Newly released Fedora 33 Workstation features Gnome 3.38 and replaces the EXT4 file system with BTRFS. What does that mean and what else is new? Let’s have a look at it now!
Fedora uses the Anaconda installer. I chose to install it to my external SSD using the whole drive. I used automatic settings with full encryption.
The good: The installation process went quite fast and I was up and running in no time.
The bad: Fedora messed-up my original boot-loader on the internal SSD. It seems it removed it and created a new one on the external SSD. I shall have to sort it out after the review but I am not impressed. I probably have only myself to blame as using automatic settings for more complex set-ups is not really recommended. Deepin’s installer on the other hand didn’t cause this kind of headache, so that’s that.
We are greeted with a beautiful, if a tad tacky, wallpaper with a spacial view of our planet. A first time Setup wizard let’s us setup the WiFi connection and asks whether we wish to enable location services and automatic problem reporting. Then it offers to connect us with online accounts and finally lets us setup the user with name and password.
After logging in for the first time we are greeted yet again with another app. This time it’s the new Welcome app. It’s quite minimal and just shows us the basic way to interact with the Gnome desktop in general. I’m sure it will get more comprehensive with future releases.
Interestingly, there was no time and date setup during any part of the installation process. The user needs to adjust it in the settings once installed.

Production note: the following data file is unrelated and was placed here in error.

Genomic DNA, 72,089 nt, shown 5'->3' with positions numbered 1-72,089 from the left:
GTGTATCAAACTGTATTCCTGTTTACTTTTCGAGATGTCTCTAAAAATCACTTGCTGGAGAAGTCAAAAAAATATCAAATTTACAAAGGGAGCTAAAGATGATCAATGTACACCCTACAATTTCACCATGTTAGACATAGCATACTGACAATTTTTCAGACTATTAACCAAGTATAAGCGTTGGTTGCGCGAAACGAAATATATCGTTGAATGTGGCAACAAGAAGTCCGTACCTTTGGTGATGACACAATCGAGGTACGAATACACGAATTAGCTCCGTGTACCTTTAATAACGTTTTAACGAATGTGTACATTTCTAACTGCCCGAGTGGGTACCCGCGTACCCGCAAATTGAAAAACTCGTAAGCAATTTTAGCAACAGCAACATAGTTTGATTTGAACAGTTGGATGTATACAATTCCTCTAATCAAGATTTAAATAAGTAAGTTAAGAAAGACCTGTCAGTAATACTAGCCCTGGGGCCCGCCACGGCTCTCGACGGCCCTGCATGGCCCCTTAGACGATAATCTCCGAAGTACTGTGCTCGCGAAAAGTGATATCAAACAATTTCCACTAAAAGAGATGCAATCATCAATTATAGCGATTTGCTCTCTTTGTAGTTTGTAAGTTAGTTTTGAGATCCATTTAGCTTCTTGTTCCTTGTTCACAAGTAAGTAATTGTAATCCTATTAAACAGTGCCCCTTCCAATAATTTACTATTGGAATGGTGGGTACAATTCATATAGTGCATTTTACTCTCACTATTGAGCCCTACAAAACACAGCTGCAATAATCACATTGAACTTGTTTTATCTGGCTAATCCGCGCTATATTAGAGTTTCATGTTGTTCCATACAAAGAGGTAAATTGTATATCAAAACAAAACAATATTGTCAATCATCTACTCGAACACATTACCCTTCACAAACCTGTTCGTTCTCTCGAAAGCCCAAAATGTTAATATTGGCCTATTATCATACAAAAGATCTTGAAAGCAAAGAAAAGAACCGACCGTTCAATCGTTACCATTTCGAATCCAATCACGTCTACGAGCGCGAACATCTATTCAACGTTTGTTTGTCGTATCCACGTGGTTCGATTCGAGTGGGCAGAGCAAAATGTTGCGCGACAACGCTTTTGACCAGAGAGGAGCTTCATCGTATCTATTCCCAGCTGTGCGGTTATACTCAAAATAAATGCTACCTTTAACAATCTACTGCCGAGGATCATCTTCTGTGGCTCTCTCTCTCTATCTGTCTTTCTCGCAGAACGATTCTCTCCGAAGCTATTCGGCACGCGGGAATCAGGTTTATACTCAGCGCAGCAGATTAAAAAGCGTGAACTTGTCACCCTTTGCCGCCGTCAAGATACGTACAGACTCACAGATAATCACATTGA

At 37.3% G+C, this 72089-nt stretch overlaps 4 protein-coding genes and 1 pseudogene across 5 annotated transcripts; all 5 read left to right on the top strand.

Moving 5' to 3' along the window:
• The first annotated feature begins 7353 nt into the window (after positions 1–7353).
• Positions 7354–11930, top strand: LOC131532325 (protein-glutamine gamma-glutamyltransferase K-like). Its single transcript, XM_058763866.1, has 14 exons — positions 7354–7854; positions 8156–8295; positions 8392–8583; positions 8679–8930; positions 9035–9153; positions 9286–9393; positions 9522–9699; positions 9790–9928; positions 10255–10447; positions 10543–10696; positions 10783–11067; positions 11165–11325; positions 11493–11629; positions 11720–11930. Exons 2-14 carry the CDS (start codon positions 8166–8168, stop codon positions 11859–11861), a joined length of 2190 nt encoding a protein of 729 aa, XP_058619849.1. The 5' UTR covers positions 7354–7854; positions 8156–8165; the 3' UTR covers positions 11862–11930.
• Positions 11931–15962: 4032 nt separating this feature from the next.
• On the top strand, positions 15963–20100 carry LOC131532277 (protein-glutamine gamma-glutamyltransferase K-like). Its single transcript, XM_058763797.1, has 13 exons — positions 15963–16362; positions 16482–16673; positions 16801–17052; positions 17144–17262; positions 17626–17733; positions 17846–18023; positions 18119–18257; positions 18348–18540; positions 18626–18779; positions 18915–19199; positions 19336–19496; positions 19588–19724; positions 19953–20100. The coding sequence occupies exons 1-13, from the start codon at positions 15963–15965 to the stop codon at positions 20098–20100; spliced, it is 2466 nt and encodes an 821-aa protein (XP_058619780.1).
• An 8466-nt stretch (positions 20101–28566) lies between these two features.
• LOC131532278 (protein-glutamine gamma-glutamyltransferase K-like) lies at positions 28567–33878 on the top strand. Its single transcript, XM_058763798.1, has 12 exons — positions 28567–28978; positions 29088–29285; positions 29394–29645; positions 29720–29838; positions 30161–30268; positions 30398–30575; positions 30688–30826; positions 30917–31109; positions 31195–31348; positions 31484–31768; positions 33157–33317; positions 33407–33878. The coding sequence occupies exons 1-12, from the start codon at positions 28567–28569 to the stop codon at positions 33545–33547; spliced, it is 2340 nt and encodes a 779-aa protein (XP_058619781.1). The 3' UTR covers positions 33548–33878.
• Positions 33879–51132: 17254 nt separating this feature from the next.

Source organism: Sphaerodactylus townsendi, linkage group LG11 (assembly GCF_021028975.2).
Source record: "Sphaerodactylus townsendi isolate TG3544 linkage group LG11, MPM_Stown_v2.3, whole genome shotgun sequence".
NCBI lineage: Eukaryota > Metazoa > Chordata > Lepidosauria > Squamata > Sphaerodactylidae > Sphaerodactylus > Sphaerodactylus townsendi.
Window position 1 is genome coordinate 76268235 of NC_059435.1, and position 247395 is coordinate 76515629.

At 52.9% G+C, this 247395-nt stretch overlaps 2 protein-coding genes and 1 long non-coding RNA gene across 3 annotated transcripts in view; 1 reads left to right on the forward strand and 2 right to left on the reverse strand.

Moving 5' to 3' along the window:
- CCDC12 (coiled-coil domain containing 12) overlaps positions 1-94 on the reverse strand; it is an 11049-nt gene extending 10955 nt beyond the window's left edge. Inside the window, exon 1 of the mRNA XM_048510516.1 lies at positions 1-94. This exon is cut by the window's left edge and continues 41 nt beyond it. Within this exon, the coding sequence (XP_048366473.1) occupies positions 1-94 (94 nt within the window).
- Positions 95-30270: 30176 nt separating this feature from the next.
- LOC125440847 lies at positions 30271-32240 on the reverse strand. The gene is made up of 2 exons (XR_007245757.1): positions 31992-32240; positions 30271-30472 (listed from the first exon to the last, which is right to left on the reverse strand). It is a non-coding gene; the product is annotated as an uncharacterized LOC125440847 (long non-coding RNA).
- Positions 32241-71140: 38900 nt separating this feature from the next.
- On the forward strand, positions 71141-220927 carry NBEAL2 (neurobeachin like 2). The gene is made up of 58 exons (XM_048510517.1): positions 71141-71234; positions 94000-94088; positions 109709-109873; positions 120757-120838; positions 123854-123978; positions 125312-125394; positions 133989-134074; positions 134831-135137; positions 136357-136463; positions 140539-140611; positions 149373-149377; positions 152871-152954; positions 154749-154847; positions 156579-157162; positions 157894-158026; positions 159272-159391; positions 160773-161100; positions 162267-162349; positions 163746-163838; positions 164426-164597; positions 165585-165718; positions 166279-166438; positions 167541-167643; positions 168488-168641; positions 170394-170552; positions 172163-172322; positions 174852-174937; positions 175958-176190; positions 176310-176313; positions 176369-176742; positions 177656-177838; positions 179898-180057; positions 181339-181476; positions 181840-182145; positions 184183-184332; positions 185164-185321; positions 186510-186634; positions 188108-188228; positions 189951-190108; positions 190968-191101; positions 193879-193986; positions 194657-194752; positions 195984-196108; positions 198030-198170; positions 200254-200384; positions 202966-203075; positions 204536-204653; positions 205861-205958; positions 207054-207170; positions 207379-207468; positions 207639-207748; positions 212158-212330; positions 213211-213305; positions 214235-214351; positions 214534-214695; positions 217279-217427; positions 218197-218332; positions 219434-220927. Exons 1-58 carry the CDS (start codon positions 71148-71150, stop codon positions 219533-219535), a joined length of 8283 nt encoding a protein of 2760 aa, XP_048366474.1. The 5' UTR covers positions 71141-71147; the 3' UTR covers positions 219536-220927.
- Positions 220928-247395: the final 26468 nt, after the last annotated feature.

System & Desktop
For fedora 32 users the main noticeable difference apart from the new wallpaper would be how the app grid view can now be modified. Apps and drawers can be moved around freely to better suit one’s workflow. There are some visual tweaks and a bit of added functionality compared to fedora 32. For a full set of changes Gnome 3.38 brings to the table, eh desktop, check out my other post over here.
The other major changes are under the hood:
Fedora 33 now uses the BTRFS file system by default instead of the usual EXT4. This is a more modern, yet some say less tested, file system that enables some new features. One of them is the ability to create system snapshots that let us revert back to an older state in case something major goes wrong. This wouldn’t replace traditional backups on external drives though.
Another major change is with swap. Normally fedora and other systems create a swap partition on the hard drive that is utilized when system RAM is used up. It is also used to write what is in RAM to disk so a system can be suspended like closing the lid of a laptop. Fedora chose for their latest release to use ZRAM instead. This basically uses part of the System RAM in a compressed state as swap. Clearly this has both advantages and disadvantages and it will be interesting to see how it works out. ZRAM is of course faster than a disk based swap partition but it reduces RAM available to the system in the first place. Some people voiced concern that this might render suspending the system on a laptop impossible but I am happy to report it works without a problem.
Phoronix have made comprehensive tests between fedora 32 with EXT4 and normal swap and fedora 33 with BTRFS and ZRAM. The results show a slight edge for fedora 33 but that would be hardly noticeable in normal day to day operations. I compared htop figures of my own fedora 32 installation with fedora 33: